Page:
7 Ionic Covalent Bond Types: Detailed Insights And Facts


In this article, we are going to see what are the examples of ionic covalent bond types, facts and detailed insights.

Some compounds contain both ionic bonds and covalent bonds in their molecular structure. They are also termed polyatomic compounds. To attain stabilization some molecules form more than one type of bonding. Here we are going to see some molecules which are ionic covalent bond types examples .

Ionic Bond

An Ionic bond is defined as two different ions, cations and anions attract each other and form a bond. Electrovalent bond is another term used for ionic bonding. Ionic compounds show this type of bonding in their atomic structure. This type of bond is formed in Metal and Non-metals.

Characteristics

  • An electrovalent bond is another term attributed to the ionic bond.    
  • A strong electrostatic force of attraction is used to combine anions and cations together.
  • They have a high melting point.
  • They are a good conductor of electricity in a molten state or dissolved in solvents, but in the solid state, they are a bad conductor of electricity.
  • They can be dissolved in polar solvents and did not dissolve in non-polar solvents.

Read More On : 10 Ionic Bond Examples: Explanation And Detailed Facts

Covalent bond

The covalent bond is determined as two atoms sharing their equal valence electrons to gain a stable electronic configuration. Covalent compounds contain this kind of bonding in their molecular structures.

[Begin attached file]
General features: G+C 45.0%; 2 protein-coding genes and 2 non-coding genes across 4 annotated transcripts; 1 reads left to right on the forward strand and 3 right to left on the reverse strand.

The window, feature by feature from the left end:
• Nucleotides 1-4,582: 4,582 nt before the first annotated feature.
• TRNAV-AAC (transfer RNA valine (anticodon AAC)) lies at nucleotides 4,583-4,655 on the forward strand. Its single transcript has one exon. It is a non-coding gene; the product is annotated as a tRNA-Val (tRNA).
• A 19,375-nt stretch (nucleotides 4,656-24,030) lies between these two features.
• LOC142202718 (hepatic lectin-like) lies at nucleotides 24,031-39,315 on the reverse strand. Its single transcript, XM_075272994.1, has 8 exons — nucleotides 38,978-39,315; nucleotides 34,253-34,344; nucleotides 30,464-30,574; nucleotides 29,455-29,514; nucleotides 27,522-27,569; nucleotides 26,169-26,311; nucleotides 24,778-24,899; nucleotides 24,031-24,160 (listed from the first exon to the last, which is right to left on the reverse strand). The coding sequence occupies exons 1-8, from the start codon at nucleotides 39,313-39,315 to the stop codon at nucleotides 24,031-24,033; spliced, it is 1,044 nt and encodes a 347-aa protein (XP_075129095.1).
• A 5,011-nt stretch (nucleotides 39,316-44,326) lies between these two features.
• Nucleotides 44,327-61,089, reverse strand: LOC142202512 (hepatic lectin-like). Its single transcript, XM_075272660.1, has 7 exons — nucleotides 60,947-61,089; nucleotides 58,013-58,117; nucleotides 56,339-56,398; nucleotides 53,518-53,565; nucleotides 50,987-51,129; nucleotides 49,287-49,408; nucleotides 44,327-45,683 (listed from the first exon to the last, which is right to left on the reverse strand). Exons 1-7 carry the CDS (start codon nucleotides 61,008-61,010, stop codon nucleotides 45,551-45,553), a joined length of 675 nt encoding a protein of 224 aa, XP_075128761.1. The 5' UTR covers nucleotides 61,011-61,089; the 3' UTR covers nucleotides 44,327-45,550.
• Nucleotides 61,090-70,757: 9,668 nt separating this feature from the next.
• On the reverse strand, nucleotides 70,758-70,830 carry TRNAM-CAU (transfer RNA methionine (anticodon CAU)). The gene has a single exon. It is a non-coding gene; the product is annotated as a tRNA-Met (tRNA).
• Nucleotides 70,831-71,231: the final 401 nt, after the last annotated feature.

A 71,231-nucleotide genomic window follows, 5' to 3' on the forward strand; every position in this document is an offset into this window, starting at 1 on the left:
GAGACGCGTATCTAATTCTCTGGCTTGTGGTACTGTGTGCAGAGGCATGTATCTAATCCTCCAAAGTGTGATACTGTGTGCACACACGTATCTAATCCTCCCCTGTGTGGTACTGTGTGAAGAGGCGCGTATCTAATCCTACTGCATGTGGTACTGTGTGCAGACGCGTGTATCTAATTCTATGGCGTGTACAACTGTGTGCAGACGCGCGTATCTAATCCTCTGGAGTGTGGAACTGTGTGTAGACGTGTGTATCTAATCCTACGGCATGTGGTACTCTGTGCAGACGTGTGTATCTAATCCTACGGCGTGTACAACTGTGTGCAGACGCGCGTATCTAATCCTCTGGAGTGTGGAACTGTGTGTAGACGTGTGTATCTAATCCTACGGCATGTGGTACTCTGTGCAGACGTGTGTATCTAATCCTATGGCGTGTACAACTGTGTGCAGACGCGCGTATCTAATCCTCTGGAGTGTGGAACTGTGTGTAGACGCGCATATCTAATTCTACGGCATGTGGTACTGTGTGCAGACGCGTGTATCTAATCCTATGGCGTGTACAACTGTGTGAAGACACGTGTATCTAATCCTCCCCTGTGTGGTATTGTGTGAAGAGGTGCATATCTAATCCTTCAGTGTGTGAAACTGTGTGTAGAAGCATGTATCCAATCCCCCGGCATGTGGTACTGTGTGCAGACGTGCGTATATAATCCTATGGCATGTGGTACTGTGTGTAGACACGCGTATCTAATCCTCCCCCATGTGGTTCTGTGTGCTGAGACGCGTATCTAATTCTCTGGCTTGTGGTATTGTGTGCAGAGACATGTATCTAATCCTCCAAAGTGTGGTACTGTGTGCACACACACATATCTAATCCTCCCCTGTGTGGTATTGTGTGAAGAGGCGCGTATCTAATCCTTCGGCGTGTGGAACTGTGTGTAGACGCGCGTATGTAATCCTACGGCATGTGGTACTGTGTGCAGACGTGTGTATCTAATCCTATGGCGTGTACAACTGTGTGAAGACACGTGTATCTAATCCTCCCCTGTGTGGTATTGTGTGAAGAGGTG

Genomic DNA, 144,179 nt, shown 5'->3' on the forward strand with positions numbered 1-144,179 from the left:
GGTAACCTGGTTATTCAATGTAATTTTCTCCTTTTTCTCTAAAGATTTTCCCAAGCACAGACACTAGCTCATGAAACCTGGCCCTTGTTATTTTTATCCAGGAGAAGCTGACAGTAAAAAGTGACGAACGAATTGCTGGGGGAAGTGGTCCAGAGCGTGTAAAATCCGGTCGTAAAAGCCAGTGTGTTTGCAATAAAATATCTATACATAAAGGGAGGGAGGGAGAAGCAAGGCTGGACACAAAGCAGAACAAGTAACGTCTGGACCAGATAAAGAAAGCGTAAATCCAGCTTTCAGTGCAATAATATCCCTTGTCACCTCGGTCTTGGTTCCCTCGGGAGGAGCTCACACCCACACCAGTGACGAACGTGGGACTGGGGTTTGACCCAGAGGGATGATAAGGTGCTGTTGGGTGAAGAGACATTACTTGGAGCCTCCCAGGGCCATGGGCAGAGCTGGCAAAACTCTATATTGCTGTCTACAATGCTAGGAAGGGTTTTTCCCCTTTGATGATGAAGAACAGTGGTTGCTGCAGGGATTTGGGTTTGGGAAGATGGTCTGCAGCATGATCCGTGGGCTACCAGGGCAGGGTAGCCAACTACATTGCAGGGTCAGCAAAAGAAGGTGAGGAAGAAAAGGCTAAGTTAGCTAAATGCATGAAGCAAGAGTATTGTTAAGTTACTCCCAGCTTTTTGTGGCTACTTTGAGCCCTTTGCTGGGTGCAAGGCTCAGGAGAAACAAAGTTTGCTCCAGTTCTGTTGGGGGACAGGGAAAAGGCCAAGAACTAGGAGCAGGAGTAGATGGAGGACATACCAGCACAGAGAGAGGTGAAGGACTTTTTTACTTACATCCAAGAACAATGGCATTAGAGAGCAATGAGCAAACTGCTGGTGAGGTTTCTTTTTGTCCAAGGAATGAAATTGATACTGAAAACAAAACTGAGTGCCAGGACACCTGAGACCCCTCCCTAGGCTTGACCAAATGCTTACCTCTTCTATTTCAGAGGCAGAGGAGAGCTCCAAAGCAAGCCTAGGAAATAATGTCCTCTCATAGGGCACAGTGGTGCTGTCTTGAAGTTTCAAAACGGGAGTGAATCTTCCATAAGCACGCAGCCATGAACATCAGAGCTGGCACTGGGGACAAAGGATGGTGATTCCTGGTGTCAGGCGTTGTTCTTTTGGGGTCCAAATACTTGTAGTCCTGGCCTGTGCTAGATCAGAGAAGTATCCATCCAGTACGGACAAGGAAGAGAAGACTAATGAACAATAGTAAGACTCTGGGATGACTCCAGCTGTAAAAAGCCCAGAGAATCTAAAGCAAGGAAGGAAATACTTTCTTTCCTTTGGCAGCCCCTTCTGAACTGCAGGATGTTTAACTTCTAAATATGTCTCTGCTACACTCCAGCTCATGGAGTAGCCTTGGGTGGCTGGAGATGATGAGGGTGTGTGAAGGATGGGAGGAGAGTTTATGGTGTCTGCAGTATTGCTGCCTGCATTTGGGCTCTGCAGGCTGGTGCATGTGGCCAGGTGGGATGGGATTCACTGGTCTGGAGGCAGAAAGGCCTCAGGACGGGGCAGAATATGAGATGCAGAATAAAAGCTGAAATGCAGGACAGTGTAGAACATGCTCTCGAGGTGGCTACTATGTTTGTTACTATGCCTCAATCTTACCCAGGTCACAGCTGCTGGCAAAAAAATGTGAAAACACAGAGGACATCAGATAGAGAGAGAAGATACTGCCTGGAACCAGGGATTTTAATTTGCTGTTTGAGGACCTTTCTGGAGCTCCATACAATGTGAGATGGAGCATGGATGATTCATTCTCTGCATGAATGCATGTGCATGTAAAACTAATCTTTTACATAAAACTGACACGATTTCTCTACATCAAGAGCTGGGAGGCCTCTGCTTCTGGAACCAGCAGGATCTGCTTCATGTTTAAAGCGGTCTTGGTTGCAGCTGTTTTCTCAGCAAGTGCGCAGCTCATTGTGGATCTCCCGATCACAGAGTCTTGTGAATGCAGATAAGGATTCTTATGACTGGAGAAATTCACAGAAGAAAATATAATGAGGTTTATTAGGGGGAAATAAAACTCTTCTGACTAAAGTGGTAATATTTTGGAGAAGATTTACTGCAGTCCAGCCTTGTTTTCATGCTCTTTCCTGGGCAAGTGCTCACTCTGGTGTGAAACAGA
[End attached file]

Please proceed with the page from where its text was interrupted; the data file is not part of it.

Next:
Characteristics

  • The bond is formed between the same or different atoms.
  • It is further classified based on the electronegativity of atoms as a polar and non-polar covalent bond.
  • They have a property of low melting and boiling point.
  • They are unable to conduct electricity.
  • They are can be dissolved in solvents that are non-polar and do not dissolve in water which is a polar solvent.

Read More On : 4 Single Covalent Bond Examples : Detailed Insights And Facts

Ionic Covalent bond types Examples

Sodium hydroxide NaOH

Sodium hydroxide, Oxygen atom and Hydrogen atom show the formation of a covalent bond by sharing electrons. Hydroxide ion has a negative charge and sodium ion has a positive charge. These two ions OH and Na+ attract each other forms an ionic bond.

ionic covalent bond types
Figure 1: Structure of Sodium hydroxide NaOH

Sodium nitrate NaNO3

In Sodium nitrate, the Nitrogen atom forms a bond with three oxygen atoms. The bond formed between Nitrogen and oxygen is termed as a covalent bond. Nitrite ion NO3 has a negative charge while sodium ion Na has a positive charge. Na+ and NO3 ions form ionic bonds. Hence this is an example of a molecule having an ionic and covalent bond.

Figure 2: Structure of Sodium nitrate NaNO3

Ammonium chloride NH4Cl

In the Ammonium chloride molecule, the Nitrogen atom forms four covalent bonds with four different hydrogen atoms. NH4 acquires a positive charge. This ammonium ion combines with negatively charged chloride ion. NH4+ and Cl ions form an ionic bond.

Figure 3: Structure of Ammonium chloride NH4Cl

Calcium carbonate CaCO3

In Calcium carbonate, the covalent bonds form between the three Oxygen atoms and a Carbon atom. Carbonate ions acquire a negative charge and combine with positively charged Calcium metal ions. Ca+ and CO3 form an ionic bond.